Korean War vet buried at Arlington 60 years after his death

A Navy Honor Guard carries the casket of Ensign Robert Langwell, U.S. Navy, to his burial site in section 40 at Arlington National Cemetery in Arlington, Va., Monday, July 12, 2010. Langwell was one of 2  sailors missing after the USS Magpie struck mine off the coast of Chuksan-ri, South Korea, on Oct. 1, 1950.  (AP Photo/Drew Angerer)
AP
A Navy Honor Guard carries the casket of Ensign Robert Langwell, U.S. Navy, to his burial site in section 40 at Arlington National Cemetery in Arlington, Va., Monday, July 12, 2010. Langwell was one of 2 sailors missing after the USS Magpie struck mine off the coast of Chuksan-ri, South Korea, on Oct. 1, 1950. (AP Photo/Drew Angerer)
Posted July 12, 2010, at 3:56 p.m.
This undated handout photo provided by the family shows Ensign Robert Langwell.  The remains of Langwell, missing Korean War soldier will be laid to rest in Arlington National Cemetery, Monday, 60 years after he drowned off the coast of Korea. (AP Photo/Langwell Family)
AP
This undated handout photo provided by the family shows Ensign Robert Langwell. The remains of Langwell, missing Korean War soldier will be laid to rest in Arlington National Cemetery, Monday, 60 years after he drowned off the coast of Korea. (AP Photo/Langwell Family)
This undated handout photo provided by the family shows Ensign Robert Langwell.  The remains of Langwell, missing Korean War soldier will be laid to rest in Arlington National Cemetery, Monday, 60 years after he drowned off the coast of Korea. (AP Photo/Langwell Family)
AP
This undated handout photo provided by the family shows Ensign Robert Langwell. The remains of Langwell, missing Korean War soldier will be laid to rest in Arlington National Cemetery, Monday, 60 years after he drowned off the coast of Korea. (AP Photo/Langwell Family)

ARLINGTON, Va. — U.S. Navy Ensign Robert Langwell would have been destined for a dark, watery grave if not for the kindness of a fisherman in South Korea who pulled his body from the ocean some 60 years ago.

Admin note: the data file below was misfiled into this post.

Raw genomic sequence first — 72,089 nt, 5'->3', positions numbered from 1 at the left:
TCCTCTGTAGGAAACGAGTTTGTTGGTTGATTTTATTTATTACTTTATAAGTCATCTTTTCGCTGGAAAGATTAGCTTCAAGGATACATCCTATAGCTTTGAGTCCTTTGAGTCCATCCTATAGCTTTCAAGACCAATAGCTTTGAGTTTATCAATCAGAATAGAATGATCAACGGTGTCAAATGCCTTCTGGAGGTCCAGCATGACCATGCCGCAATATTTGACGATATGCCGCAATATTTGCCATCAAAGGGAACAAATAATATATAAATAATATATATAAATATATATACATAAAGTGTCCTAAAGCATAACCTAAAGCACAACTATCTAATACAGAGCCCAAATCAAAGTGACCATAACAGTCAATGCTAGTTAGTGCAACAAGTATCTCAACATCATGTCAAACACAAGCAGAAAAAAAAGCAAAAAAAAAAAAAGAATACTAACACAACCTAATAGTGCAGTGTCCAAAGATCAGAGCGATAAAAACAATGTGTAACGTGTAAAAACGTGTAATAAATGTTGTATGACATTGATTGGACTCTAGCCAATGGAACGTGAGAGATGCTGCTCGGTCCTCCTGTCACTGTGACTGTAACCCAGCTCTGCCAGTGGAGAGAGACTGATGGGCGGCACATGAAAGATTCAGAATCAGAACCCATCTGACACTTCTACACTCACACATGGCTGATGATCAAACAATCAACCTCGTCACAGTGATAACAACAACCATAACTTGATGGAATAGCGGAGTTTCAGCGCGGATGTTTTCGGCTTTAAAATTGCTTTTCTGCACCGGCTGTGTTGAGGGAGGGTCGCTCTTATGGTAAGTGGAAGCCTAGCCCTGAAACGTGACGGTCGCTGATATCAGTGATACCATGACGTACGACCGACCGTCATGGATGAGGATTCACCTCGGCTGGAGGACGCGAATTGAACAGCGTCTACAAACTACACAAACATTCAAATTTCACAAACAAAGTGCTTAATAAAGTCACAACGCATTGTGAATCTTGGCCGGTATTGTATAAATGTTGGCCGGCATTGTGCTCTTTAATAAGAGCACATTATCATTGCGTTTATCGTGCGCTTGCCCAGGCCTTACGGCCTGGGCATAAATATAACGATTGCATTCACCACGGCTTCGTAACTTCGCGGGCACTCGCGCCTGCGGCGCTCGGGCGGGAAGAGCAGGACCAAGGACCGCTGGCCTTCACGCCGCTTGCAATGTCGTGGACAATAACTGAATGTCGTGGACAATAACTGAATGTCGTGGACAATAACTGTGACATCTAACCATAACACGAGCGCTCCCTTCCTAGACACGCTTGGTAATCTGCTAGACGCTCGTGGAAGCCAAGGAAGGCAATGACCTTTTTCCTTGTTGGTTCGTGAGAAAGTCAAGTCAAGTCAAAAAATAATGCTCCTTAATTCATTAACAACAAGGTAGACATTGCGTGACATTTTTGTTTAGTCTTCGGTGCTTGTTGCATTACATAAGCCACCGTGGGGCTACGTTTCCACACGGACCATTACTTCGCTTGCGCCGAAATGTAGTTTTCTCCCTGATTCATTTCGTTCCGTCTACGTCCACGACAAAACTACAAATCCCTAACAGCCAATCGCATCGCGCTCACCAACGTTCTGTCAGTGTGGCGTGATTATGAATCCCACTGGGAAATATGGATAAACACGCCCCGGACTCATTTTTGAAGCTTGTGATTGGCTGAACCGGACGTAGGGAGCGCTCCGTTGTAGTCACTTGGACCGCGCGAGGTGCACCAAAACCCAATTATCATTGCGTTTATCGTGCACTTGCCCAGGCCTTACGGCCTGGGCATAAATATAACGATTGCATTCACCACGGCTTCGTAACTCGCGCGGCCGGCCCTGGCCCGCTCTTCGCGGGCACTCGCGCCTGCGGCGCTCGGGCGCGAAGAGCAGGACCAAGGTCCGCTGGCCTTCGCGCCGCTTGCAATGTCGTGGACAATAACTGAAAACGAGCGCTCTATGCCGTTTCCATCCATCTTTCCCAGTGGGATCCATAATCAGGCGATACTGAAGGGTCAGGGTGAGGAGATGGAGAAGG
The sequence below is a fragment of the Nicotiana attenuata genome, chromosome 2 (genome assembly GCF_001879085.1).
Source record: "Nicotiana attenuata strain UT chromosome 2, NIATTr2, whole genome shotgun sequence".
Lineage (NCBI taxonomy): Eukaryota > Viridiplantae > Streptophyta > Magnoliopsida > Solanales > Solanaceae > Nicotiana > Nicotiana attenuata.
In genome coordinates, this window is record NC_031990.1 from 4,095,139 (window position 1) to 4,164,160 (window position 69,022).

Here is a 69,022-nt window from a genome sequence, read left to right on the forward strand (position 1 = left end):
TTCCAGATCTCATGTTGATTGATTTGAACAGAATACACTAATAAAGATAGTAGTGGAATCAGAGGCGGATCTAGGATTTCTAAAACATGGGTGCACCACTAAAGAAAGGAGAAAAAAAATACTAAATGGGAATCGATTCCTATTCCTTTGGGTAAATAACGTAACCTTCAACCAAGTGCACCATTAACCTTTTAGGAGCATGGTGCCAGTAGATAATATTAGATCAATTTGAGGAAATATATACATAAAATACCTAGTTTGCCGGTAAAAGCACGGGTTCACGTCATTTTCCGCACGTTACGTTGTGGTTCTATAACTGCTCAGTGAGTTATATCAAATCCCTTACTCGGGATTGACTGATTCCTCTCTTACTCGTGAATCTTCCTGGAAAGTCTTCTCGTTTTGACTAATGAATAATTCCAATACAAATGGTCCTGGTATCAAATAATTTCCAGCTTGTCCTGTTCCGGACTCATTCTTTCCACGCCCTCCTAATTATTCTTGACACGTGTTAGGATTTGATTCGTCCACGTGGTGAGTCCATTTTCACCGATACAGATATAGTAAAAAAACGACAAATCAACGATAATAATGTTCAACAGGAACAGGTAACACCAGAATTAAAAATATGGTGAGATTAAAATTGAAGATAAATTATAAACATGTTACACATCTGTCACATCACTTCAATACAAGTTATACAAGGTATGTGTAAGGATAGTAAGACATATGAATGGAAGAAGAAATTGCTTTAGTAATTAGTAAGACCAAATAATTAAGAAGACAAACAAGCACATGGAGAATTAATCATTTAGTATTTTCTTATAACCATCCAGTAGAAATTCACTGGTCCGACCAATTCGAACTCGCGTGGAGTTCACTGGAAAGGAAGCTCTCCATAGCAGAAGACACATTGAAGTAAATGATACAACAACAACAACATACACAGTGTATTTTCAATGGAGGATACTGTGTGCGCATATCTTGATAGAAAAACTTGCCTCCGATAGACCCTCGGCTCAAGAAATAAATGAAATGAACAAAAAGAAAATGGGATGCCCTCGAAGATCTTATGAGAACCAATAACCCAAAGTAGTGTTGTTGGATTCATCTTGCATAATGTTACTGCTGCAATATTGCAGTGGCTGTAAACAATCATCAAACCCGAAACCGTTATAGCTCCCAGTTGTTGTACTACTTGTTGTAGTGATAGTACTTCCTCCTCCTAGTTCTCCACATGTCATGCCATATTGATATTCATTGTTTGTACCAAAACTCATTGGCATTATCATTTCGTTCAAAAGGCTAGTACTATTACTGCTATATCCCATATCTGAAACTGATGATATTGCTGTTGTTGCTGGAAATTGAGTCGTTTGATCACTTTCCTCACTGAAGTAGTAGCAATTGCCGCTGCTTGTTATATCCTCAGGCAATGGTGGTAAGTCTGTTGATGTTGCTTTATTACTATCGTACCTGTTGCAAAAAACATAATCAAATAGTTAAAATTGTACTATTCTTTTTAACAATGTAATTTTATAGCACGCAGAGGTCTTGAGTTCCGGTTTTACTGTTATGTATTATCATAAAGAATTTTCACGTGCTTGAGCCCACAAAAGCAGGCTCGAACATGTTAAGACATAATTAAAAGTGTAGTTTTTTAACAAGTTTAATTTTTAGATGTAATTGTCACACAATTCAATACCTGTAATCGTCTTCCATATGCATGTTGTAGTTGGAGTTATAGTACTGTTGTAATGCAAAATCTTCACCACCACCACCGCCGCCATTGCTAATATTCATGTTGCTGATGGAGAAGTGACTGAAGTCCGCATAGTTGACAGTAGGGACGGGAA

Thanks to a tip from that same fisherman, family members were able to bury him Monday at Arlington National Cemetery.

Langwell, a native of Columbus, Ind., died aboard the USS Magpie when the ship hit a mine and exploded off the coast of South Korea on Oct. 1, 1950, months after the start of the Korean War. Twelve soldiers survived; Langwell was one of 20 lost at sea. He was 26.

Days later, his body got tangled in that fisherman’s net and was pulled from the sea. Local residents buried him in a shallow grave in Chuksan-ri, South Korea, where he remained for decades.

Two years ago, the fisherman’s tip led South Korean officials to search for Langwell’s body. In April of last year, they recovered his skeletal remains and an old identification card from a shallow grave three miles from where the ship sank.

A geneaology search led U.S. Navy officials to Brenda Showalter, also of Columbus, Langwell’s second cousin.

“I just didn’t believe it. I was sure it was some kind of scam,” Showalter said. “I was very skeptical. I told my husband, he didn’t believe it. I told my sister, she said, ‘No way.”’

Showalter and her sister submitted DNA swab kits that helped identify his remains, and dental records from when he served in World War II confirmed the body was a match.

Nine of Langwell’s relatives attended the graveside service at Arlington on Monday morning. He was buried with full military honors, including a firing party and a horse-drawn caisson. A military band played “Eternal Father, Strong to Save,” the Navy hymn, as Langwell’s casket was carried to the grave site. Many of his rela-tives had never met one another before the service.

“It’s kind of funny. I didn’t ever know him, but he’s my family. I don’t quite know how to put that in words,” said Showalter, 50. “I have cousins not very far away that I’m just now finding out about. Even in his death, he’s doing some nice things for our family.”

A delegation from the Korean Embassy, including Ambassador Han Duk-soo, also attended the funeral. Han said Langwell’s ceremony was a symbolic way to pay tribute to the courage and sacrifice of all American soldiers who fought for Korea’s freedom 60 years ago. After the service, embassy officials took Langwell’s family to lunch at a Japanese restaurant nearby.

The funeral was one of 31 held at Arlington on Monday. Another was for World War I Army Pvt. Thomas Costello of New York City, who died of a shrapnel wound and was buried in a wooded area in northern France in 1918. Dental records also confirmed his identity.

Military officials tracked down Michael Frisbie of Stockton Springs, Maine, who is Costello’s only surviving relative. Frisbie attended Monday’s service.

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